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Altova MapForce 2020 Enterprise Edition

You can import libraries locally or globally. Global imports are at application level. If a library was imported globally, you can use its functions from any mapping.

 

Local imports are at mapping file level. For example, let's suppose that, while working on mapping A.mfd, you decide to import all user-defined functions from mapping B.mfd. In this case, mapping B.mfd is considered to be imported as a local library into A.mfd and you can use functions from B.mfd in A.mfd as well. Likewise, if you import functions from an XSLT file into A.mfd, this is also a local import.

 

You can view and manage all local and global imports from the Manage Libraries window. To import a library, do one of the following:

 

1.Click the Add/Remove Libraries button at the base of the Libraries window. The Manage Libraries window opens.

mf_manage_libraries_window_empty

2.Do one of the following:

 

To import functions as a local library (in the scope of the current document only), click the Add button under the current mapping name.

To import functions as a global library (at program level), click the Add button adjacent to Global Library Imports.

 

Note:When you import a library locally, you can set the path of the library file to be relative to the mapping file. With globally imported libraries, the path of the imported library is always absolute.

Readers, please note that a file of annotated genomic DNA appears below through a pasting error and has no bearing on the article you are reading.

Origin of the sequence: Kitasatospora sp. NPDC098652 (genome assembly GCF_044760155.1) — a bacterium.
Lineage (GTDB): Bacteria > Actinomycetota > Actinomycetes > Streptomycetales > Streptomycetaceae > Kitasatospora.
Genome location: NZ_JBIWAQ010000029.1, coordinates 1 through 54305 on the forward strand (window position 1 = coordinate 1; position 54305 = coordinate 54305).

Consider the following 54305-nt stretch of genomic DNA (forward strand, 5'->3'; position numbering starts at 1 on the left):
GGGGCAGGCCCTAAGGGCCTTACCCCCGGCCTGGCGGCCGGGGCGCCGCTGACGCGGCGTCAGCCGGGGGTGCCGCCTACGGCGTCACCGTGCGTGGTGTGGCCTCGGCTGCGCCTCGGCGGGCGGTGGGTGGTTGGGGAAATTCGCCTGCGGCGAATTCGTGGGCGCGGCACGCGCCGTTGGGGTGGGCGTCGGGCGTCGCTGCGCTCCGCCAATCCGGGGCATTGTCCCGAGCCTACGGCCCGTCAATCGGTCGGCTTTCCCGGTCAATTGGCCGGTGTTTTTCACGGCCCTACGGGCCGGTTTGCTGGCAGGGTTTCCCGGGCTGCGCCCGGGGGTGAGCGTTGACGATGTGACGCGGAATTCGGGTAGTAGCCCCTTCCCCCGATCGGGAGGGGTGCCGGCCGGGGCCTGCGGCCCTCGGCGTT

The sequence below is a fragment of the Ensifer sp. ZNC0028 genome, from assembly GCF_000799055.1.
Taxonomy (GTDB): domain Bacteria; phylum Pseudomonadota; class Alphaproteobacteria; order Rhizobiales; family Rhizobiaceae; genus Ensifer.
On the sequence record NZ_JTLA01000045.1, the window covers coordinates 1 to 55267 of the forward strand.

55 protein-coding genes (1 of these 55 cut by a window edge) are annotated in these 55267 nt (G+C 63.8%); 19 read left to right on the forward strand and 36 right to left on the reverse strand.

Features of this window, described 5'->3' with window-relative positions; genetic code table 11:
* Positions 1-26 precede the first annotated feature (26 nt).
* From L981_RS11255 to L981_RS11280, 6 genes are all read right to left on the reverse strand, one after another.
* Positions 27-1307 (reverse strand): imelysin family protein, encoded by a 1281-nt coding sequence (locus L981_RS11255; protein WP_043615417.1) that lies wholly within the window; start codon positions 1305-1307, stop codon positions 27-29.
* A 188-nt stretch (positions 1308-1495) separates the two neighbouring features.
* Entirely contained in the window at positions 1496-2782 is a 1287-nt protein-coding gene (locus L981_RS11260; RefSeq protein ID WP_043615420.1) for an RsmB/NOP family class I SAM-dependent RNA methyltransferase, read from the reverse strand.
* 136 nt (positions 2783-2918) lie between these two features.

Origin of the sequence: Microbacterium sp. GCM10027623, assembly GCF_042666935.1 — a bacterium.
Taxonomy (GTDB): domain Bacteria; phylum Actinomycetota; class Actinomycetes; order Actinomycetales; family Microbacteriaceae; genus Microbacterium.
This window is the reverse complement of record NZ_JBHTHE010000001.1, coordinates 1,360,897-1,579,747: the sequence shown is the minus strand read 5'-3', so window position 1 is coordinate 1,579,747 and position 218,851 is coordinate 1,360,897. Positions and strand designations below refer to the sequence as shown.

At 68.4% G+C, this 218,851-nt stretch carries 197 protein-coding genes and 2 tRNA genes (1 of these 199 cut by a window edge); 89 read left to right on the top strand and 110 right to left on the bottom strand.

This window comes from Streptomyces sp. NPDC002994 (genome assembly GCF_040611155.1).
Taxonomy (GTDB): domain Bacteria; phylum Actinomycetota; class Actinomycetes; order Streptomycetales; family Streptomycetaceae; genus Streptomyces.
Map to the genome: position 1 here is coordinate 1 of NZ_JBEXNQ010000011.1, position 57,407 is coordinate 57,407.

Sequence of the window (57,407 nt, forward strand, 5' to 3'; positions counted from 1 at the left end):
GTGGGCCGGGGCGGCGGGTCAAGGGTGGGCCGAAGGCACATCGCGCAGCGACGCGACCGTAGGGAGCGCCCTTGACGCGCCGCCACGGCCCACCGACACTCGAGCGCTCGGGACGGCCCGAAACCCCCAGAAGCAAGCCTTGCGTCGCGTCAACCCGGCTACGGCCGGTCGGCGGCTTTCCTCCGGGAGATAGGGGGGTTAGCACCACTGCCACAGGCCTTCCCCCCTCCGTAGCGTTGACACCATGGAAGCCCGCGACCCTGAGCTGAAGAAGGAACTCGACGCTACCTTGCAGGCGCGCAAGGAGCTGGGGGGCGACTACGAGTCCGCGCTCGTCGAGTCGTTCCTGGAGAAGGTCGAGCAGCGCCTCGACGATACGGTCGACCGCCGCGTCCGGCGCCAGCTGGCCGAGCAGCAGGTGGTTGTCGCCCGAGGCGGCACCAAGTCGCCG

Conflicting function names

You may come across situations where the same function name is defined at any of the following levels:

 

in the main mapping

in a library that was imported locally

in a library that was imported globally

 

When it encounters such cases, MapForce will attempt to call the function exactly in the order above, to prevent ambiguity. That is, the function defined directly in the mapping takes precedence if the same function name exists in a locally imported library. Also, the function imported locally takes precedence over the function imported globally (assuming that both functions have the same name).

 

If multiple functions with the same name exist, only the "winning" function will be called, according to the rule above; any other ambiguous function names will be blocked. Such blocked functions appear as grayed out in the Libraries window, and it is not be possible to use them in the mapping.

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